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Python Magic
This package is used to identify the input file type.
python install --prefix=/whatever/directory/
cdat_lite, full CDAT or UVCDAT installation
This package is mainly used to read grads CTL files.
Download cdat_lite
Main package used to convert data into CMIP5 file format using Python. install --prefix=/whatever/directory/
Download the required libraries following the installation procedure.
The CMOR2 requires external libraries: the zlib, netCDF-4.0 , HDF5 and UDUNITS-2 packages to be installed first.
HDF5 library
netCDF4 library
Unidata units library - version 2
uuid library
Needed to read Excel Spreadsheet .xls format 97 or 95.
NetCDF4 package from google-code.
RESSOURCE file documentation
*** NOTE: The Resource file can now be including in the Excel spreadsheet as a new sheet called: Resources. See "ecmwf_table_obs4MIPs.xls" for details.
In order to run osb4MIPs, the first thing to do is to create a resource file giving information about your original data. The resource files contain all Global Attributes and information needed to convert a variable to a CMIP5 variable.
Please refer to the section “Example of TRMM data obs4MIPs resource file” to follow this example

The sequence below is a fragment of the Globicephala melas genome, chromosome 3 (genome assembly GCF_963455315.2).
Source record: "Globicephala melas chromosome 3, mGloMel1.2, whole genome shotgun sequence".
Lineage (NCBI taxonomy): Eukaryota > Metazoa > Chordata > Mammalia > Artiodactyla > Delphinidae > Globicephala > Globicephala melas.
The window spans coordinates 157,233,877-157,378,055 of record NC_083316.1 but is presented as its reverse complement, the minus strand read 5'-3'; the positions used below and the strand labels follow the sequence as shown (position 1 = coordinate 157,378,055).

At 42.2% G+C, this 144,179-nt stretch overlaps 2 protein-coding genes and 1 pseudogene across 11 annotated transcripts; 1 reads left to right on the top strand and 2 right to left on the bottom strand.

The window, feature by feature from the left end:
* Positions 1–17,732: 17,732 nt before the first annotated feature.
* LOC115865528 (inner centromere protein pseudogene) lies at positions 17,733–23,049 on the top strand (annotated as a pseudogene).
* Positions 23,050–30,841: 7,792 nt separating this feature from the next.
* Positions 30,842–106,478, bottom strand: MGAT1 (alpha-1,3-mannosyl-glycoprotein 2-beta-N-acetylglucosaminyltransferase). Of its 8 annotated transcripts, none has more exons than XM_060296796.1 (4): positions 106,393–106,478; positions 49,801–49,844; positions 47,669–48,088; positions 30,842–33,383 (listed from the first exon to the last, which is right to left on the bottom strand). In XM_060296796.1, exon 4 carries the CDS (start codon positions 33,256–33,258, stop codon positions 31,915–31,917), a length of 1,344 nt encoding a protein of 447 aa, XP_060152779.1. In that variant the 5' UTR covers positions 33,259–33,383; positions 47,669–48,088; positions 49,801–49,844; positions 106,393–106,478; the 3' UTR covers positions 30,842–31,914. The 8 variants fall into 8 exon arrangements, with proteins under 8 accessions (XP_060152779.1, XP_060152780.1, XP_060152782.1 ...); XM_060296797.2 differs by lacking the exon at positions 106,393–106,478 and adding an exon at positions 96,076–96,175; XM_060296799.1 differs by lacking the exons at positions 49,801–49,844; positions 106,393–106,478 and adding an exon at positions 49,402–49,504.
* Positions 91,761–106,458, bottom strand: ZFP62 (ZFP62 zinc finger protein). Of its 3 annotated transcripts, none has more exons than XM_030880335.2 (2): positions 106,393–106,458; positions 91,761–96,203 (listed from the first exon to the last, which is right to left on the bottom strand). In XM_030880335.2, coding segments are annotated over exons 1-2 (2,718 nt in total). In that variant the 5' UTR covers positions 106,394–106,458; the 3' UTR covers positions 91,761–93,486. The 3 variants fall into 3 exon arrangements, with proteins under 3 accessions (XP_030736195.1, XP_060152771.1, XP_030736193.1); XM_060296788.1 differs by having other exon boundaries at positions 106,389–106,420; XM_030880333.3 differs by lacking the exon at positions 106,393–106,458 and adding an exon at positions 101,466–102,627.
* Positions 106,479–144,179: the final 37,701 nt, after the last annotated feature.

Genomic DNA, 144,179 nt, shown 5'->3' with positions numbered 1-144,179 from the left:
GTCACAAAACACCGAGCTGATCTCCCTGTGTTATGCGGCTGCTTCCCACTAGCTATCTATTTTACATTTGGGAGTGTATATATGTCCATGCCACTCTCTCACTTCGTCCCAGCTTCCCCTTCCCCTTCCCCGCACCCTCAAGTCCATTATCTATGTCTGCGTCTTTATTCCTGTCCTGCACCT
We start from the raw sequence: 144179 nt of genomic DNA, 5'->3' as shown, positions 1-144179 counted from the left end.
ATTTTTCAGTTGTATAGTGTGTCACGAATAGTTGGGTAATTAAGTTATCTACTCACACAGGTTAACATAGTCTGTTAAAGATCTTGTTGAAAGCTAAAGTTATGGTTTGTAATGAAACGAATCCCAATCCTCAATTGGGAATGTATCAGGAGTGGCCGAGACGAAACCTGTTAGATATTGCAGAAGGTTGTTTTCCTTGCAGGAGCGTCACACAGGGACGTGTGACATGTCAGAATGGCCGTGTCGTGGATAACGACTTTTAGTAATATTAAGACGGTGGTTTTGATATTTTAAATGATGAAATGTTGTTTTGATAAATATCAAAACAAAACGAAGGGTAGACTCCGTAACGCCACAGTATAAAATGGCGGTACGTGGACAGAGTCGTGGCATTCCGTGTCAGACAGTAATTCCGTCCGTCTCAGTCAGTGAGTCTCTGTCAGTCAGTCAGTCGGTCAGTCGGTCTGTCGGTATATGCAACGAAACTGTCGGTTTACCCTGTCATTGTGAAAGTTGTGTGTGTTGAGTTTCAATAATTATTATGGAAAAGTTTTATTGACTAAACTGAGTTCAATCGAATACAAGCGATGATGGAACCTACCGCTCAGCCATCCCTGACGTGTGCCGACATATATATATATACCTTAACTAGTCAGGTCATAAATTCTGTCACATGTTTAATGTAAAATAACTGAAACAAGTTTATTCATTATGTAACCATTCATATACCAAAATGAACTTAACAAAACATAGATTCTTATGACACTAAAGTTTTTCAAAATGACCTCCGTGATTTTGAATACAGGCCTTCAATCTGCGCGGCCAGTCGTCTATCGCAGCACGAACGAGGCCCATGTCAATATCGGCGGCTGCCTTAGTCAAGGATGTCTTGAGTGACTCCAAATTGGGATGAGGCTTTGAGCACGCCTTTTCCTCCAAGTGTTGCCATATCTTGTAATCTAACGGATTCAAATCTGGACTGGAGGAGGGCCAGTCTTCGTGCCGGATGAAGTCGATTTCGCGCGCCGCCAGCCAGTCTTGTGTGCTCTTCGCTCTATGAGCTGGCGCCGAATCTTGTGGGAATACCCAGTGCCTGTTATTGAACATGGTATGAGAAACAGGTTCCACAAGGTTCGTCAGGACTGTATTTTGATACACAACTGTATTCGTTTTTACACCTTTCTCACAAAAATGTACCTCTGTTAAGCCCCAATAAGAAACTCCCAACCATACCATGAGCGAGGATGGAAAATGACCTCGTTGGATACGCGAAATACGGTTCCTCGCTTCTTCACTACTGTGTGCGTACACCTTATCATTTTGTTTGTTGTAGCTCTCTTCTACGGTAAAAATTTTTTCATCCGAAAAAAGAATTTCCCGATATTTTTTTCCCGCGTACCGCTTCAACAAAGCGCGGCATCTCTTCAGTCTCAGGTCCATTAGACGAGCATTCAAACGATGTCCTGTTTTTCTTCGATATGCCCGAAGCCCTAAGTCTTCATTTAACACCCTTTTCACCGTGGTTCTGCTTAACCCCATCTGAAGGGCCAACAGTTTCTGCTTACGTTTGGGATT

The parameters “file_template” and “years” are used to find files that you want to process. The program will understand matab/grads/netCDF file format as well as a filelist containing files in these specified formats.
Here is an example to convert TRMM data using a filelist:
file_template = "v7/TRMM_%sx.lst"
The program will first look for files that match the file template:
Each file include a “filelist” that will be read and aggregated in time.
In this case we want 1 decade per CMIP5 variable.
cat v7/TRMM_199x.lst
The resource files specifies all Global Attributes that need to be added to the netCDF Files.
The CMIP5 table has to be in the directory set by the key “inpath”.
The CMIP5 table name is set using the key “Table”.
If the original file has internal time units, you can set the “InputTimeUnits” to “internal”. You can also set it to any time units that correspond to your input file.
The key “OutputTimeUnits” will be used to convert the time to the request unit. ESGF requires different time values for a specific experiment, so make sure that you have unique time values in all your files. It is not appropriate to start all the time values at “0” and change the time units for each file. ESGF use the file time values, so there will be confusion in the system.